Sometimes the stars align just right, and it’s best to follow the lighted path.

It’s been five years since longtime Savannah artist DJ Queenan and Warren Heilman formed Bangers and Mash Theatre Works. It’s been almost as long since they put on a play. After their initial production, 2013’s “Falsettos,” the company went on hiatus, due to other obligations.

Queenan, the director of fine and performing arts at Savannah Country Day School and former theater director for the city of Savannah, recently saw an opportunity to revive the company with a production of “Lips Together, Teeth Apart," which runs for two weekends starting June 22.

Two of his friends, Kim Trammell and Renee DeRossett, are on the board for the Tybee Arts Association. They are both actresses as well. There was an opening in the Jim Ingham Black Box Theater’s schedule, and along with with his desire to work with his friends on a play he is passionate about, Queenan revived Bangers and Mash.

“Sometimes, you just have to listen to the universe,” Queenan said. “Right now, the universe is saying, hopefully, it’s the right time to do it again. It’s a pop-up theater company right now. That wasn’t my intention, but that’s what it is.

“It’s a very intimate space,” Queenan said of the black box. “I was always the guy who wanted to direct theater that was like three actors, two chairs and a naked light bulb. I ended up being the guy who directs the big musical. That’s what my career has been for the last 14 years; that’s mostly what I did. Tybee Arts Association has been incredibly welcoming and filled with integrity.”

Bangers and Mash was created as a vehicle for Queenan to produce works with adult themes, giving him a chance to expand creatively. The company has largely focused on plays that deal with LGBT issues and especially those that focus on the AIDS epidemic, a subject close to Queenan’s heart.

“The way Bangers and Mash Theatre works, it’s more of the focus of the stories that I feel need to be told,” Queenan said. “Particularly stories related to HIV and AIDS and issues that I continue to work out in my personal life — being from the New York/New Jersey area in the 1980s and '90s, when AIDS kind of devastated the gay community. They’re very personal stories to me. Testaments of the survival. People I don’t want to be forgotten.”

Terrence McNally’s “Lips Together, Teeth Apart” premiered Off Broadway in 1991. The play is set at a beach house on Fire Island, where a brother and sister with their spouses have come to enjoy the Fourth of July weekend. The two straight couples have landed in the middle of a gay community, which becomes a fifth character as the couples struggle with their internal worlds.


Sally Truman (Trammell) inherited the house from her brother, David, who died of AIDS. Sally and her husband, Sam (Patrick Saxon), his sister Chloe Haddock (DeRossett) and her husband John (Gary B. Shelby), are all wrestling with their own demons, which are explored through monologues and their interactions with each other and the gay community around them. Although the play is heavy-handed, it has moments of levity.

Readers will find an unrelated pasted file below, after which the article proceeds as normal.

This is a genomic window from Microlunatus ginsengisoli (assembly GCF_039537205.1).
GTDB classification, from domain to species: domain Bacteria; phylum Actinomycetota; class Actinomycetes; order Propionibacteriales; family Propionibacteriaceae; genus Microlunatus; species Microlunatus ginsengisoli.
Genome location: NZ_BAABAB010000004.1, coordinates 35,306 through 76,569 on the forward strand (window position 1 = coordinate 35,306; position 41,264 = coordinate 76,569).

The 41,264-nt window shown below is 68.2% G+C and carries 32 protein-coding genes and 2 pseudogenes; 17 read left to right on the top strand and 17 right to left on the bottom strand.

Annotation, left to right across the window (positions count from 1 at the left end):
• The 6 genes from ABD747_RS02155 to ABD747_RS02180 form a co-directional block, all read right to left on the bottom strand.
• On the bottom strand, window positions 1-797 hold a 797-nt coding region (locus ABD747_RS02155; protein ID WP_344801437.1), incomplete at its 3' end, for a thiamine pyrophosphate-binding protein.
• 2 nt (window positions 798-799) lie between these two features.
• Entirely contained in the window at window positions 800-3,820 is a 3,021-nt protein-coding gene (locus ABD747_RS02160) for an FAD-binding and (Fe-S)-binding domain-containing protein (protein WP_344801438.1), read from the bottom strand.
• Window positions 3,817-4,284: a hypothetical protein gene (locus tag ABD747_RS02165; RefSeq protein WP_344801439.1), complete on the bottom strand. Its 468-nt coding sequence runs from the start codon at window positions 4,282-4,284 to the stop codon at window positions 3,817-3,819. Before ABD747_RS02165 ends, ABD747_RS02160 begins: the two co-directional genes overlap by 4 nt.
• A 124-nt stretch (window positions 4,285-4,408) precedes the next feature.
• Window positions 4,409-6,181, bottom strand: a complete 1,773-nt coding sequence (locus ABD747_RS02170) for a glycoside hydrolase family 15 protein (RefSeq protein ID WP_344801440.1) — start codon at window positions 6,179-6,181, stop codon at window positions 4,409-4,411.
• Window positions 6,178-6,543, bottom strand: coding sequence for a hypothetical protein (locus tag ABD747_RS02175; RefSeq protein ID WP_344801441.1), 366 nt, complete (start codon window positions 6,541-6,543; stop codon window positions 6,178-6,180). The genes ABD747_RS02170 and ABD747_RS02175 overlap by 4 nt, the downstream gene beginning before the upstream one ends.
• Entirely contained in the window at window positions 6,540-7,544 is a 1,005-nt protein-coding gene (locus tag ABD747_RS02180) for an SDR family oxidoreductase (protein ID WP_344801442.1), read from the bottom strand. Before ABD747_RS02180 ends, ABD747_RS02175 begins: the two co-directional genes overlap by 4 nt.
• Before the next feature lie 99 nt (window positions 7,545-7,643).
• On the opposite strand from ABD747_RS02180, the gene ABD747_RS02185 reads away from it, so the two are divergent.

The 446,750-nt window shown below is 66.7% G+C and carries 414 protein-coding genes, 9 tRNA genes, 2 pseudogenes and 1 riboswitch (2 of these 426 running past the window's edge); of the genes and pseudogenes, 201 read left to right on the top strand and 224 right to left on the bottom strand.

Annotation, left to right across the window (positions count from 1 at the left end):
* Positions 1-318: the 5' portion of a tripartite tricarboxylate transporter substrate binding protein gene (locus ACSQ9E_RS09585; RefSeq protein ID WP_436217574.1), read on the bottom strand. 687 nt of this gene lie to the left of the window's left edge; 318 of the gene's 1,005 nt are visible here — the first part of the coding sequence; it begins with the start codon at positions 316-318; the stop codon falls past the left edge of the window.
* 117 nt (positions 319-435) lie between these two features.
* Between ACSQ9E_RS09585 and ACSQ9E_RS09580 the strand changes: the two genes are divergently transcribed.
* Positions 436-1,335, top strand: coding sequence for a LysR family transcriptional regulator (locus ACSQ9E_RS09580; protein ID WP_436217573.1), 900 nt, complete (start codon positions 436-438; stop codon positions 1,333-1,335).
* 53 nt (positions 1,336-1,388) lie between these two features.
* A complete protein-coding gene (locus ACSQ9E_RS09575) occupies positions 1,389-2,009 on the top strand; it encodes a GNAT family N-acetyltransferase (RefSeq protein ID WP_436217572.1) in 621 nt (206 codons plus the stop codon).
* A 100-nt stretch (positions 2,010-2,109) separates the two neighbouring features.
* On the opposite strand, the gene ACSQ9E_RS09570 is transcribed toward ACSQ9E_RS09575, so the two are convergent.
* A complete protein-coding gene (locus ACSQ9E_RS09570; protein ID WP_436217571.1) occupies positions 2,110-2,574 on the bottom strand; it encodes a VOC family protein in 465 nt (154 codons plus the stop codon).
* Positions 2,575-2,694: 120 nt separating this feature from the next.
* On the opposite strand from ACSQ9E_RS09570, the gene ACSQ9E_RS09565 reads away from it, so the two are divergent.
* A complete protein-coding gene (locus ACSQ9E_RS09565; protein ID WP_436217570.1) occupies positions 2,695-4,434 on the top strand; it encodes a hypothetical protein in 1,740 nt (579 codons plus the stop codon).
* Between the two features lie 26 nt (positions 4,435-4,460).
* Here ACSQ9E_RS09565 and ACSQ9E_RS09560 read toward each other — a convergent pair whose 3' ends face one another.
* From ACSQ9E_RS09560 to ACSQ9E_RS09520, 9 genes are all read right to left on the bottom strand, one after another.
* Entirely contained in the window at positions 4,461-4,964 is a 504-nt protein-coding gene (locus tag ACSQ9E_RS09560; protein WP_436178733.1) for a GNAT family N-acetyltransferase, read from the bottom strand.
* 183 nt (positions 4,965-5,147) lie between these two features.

“The great thing about ‘Lips Together, Teeth Apart,’ is that it is, at times, very funny, but it’s not a very funny story,” Queenan said. “It’s not a funny story, and it deals with a lot of the coarseness of human nature.

"Terrence McNally is somewhere between Arthur Miller and Tennessee Williams. I don’t think either of them made us laugh very much, and that’s the component that Terrence McNally has. He gives us the opportunity to laugh at ourselves while dealing with our issues.

“He’s a living playwright genius,” Queenan continued. “He doesn’t deal solely with the gay and lesbian community, but he deals a lot with the gay community. You could have handed me any one of his plays and I would have directed it. But this particular play I like, because, first it’s a small cast, which I adore. It’s a good vehicle for intimate theater. A unit set, just one location, the whole play takes place over the period of a day. Things like that just really work.”

The play’s original production, which starred Christine Baranski, Swoosie Kurtz, Nathan Lane and Anthony Heald, earned critical acclaim, an Outer Critics Circle Award and a Drama Desk Award. It enjoyed a limited revival on Broadway in 2010, starring Patton Oswalt, Megan Mullally, Lili Taylor and David Wilson Barnes.

“The purpose of Bangers and Mash is not to make money,” Queenan said. “It is to be an artist and hopefully say some things and not lose my shirt.”